What we Should Know about Introverts:
  • Introverts are not necessarily shy. In fact, I have the impression shyness occurs more often in extraverts, because they are more aware of the people around them, and place higher value on their opinions.
    Introverts don't prefer solitude because they're anxious about interaction with others, but because they don't feel a strong need to.
    (It's interesting to note here that many shy extraverts - and extraverts with non-mainstream beliefs - like to think they are introverts, because it gives them a less emotionally charged term to identify with. If you would like to interact with people, but you're anxious about it or don't really know how, you're probably an extravert.)
  • Being around other people costs introverts a lot of energy, especially in larger groups and when they are forced to interact. They will do it for the people they care about, but be aware that it drains them, and they'll need to be alone afterwards to recharge.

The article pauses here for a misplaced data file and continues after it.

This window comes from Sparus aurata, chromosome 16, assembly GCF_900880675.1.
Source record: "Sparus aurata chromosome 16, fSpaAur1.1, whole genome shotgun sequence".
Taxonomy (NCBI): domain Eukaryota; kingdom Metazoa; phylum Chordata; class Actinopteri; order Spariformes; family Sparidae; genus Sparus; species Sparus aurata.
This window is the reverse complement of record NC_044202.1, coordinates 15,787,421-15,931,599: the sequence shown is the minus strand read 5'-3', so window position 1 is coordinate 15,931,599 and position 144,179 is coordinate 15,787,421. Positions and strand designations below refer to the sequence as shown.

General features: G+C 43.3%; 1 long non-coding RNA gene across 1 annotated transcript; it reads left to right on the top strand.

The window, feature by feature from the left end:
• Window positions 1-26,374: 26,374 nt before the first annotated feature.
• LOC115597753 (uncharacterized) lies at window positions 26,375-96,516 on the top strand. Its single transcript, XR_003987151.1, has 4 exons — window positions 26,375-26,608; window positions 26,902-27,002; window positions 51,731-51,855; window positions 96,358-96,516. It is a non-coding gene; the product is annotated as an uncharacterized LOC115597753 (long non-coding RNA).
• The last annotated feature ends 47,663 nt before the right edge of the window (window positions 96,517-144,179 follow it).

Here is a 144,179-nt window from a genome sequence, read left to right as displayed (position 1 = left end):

• Introverts don't hate people. They are not anti-social. They just need to spend a sufficient amount of time on their own.
  • Because introverts don't feel the urge to interact, when they do, they prefer to talk about ideas and feelings that matter, rather than small talk and social chit-chat
  • You cannot turn an introvert into an extravert. (Besides: why would you want to? Our world needs diversity!)
    You can make them act in a more extraverted way, but it will still drain them and they'll need to be alone afterwards. You can change some of the behaviour, but not the person.

What Introverts should Know about Extraverts:
  • When extraverts talk, they're not doing it to be loud, to dominate the conversation or because they believe what they think is more important than what everybody else thinks.